If 2018 was the year the diplomacy on the Korean Peninsula, it was also a year of frustrations as the United States and North Korea have been unable to make progress on agreeing to a path towards the dismantlement of North Korea’s nuclear weapon and missile programs, or in taking steps to build the new relationship promised in Singapore. With U.S.-North Korea relations stalled, North-South relations have been unable to move forward at the pace hoped for despite more extensive agreements on inter-Korean cooperation.

While North Korea dominated the headlines in 2018, the past year began with South Korea’s successful hosting of the Winter Olympics. It saw the United States and South Korea agree to revise the U.S.-Korea FTA (KORUS), but South Korea also become caught in the United States trade war with China. The United States and South Korea also failed to reach an agreement on burden sharing.

On the domestic front, the Moon Jae-in administration implemented a series of new policies to advance an income lead approach to economic growth, but so far has yet to see the results hoped for from its reforms.

As we take our annual look back at the events that helped to shape the Korean peninsula during the past year, it is also an opportunity to review the events we highlighted on The Peninsula in our annual 10 Issues to Watch for on The Korean Peninsula in 2018 blog and the events we didn’t see coming.

Looking back, we largely touched on what would be the key issues on the Korean peninsula in 2018, but we missed on the sudden shift to summit diplomacy on the Korean Peninsula and what in one poll has been identified as the top news story in the United States in 2018 – the summit meeting between Trump and Kim. Here are the issues we identified:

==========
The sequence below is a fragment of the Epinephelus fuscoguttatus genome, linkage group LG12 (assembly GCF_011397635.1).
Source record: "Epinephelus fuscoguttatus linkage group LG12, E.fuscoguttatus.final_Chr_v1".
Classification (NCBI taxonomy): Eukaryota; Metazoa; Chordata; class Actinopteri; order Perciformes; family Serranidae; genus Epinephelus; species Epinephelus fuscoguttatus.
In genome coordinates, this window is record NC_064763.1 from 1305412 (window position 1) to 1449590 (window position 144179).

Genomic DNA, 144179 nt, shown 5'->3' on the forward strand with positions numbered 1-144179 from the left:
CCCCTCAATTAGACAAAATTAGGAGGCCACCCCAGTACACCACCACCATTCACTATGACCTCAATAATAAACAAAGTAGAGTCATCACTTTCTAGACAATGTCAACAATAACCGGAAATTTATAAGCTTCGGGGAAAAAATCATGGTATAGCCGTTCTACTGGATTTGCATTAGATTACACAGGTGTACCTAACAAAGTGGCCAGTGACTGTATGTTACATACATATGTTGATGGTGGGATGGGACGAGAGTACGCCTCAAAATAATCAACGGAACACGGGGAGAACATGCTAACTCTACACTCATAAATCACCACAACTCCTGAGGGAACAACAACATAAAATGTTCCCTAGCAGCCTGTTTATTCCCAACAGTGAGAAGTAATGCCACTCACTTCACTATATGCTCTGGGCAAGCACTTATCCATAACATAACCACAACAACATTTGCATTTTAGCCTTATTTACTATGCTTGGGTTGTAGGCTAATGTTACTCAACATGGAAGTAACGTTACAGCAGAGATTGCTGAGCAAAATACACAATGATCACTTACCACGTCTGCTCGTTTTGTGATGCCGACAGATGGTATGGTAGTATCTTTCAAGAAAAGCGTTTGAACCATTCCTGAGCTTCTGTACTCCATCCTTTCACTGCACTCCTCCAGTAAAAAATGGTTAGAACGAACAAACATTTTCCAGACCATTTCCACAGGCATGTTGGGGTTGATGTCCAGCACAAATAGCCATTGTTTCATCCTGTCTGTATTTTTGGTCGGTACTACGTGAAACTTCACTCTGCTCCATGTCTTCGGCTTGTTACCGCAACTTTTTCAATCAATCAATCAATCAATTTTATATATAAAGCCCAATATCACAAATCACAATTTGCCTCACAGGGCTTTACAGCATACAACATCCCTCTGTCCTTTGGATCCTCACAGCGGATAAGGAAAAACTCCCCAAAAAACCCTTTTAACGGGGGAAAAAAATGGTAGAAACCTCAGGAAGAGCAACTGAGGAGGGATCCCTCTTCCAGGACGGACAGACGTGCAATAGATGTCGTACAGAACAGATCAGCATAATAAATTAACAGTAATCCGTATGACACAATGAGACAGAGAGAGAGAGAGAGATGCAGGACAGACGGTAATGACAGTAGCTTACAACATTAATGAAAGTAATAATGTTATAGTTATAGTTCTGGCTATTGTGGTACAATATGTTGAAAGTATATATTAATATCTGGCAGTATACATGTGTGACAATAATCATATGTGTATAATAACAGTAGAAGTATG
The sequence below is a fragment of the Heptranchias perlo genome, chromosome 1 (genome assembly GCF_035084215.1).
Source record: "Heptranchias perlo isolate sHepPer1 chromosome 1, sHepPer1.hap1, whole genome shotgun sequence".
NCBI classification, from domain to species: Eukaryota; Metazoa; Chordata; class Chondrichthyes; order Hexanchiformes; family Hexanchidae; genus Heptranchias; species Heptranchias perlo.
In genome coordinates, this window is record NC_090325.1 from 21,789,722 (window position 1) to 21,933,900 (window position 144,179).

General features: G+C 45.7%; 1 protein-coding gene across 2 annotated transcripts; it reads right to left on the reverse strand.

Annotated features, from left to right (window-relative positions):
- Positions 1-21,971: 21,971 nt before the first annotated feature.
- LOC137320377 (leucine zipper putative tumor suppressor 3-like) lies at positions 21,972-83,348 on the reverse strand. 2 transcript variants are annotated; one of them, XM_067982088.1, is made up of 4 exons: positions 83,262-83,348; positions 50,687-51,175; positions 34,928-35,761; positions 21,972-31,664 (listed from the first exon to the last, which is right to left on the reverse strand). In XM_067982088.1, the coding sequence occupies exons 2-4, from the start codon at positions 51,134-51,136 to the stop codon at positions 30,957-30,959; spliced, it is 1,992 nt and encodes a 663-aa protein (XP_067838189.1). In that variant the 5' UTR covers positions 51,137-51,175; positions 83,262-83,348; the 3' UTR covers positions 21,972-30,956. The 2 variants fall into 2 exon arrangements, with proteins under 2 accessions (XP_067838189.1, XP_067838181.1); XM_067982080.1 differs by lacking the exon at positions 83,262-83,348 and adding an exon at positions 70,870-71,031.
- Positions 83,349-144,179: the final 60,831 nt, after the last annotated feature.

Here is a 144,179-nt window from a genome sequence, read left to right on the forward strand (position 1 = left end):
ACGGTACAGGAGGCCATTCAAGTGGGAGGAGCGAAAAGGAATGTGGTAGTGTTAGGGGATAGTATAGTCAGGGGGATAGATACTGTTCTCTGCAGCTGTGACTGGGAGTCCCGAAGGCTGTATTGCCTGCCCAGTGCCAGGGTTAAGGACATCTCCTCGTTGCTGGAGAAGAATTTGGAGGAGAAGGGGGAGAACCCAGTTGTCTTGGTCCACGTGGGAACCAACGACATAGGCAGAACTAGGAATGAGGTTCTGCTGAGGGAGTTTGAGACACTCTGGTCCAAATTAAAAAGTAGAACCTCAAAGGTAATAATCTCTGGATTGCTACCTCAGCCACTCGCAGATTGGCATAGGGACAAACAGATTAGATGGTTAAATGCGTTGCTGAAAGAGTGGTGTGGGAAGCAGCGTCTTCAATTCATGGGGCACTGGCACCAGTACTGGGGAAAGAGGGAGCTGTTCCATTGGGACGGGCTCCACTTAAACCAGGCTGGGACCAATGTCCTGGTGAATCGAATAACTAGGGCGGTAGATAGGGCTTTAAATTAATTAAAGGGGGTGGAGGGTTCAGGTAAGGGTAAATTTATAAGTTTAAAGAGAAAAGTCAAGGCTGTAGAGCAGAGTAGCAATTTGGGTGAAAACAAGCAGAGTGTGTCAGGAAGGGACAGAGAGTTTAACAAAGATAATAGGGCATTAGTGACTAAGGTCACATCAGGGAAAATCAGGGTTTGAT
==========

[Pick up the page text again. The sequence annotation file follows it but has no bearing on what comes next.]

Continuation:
1. Could War Break Out on the Korean Peninsula?

Coming into 2017, tensions between the United States and North Korea had been growing. Pyongyang’s December 2017 inter-continental ballistic missile (ICBM) test demonstrated it had the ability to reach anywhere in the continental United States, even if it had not yet completely mastered ICBMs. Despite the increasing threat of war, we were largely right in our analysis when we said that “war can, and most likely will, be avoided as long as cooler heads in Washington and Pyongyang prevail.” What we largely didn’t foresee is that war would be avoided not just because “cooler heads” would prevail, but that would lead to a year of North Korean summits with South Korea, China, and the United States.

  1. The Advancement of North Korea’s Nuclear and Missile Programs

With the movement towards dialogue between the United States and North Korea, our prediction that North Korea would continue to test missiles fell flat. For all of 2018, North Korea refrained from conducting missile tests to either demonstrate new capabilities or to express its displeasure at the progress of talks with the United States. At the same time, there is every indication that our second prediction was correct. Kim Jong-un pledged in his 2018 New Year’s Address that North Korea would continue to expand its supply of missiles and fissile material and has yet to shut down its nuclear facilities at Yongbyon or its missile production facilities.

  1. The Impact of Sanctions on North Korea

On the surface, sanctions have worked. Exports to China, North Korea’s primary trading partner have fallen to under $200 million through November. At the same time, despite sanctions causing declines in exports to China and other countries, there are signs that the markets are remarkably stable. In data published by DailyNK, the exchange rate and the price of commodities in markets have been fairly stable. Contrast this with Iran, where the U.S. withdraw has caused the Iranian Rial to drop in value. While the North Korean economy is not in a good position, the effect of sanctions seems to be less than many would have expected.

  1. The 2018 Winter Olympics

By all measures the 2018 Winter Olympics in Pyeongchang were a success. South Korea finished tied for sixth for the most medals won, and concerns about attendance were ultimately relieved as the organizers came within their goal of selling 90 percent of the tickets. Most importantly, North Korea took part in the games easing concerns that it could disrupt the festivities and its participation helped to jump start a year of diplomacy.

  1. Special Measures Agreement/Burden Sharing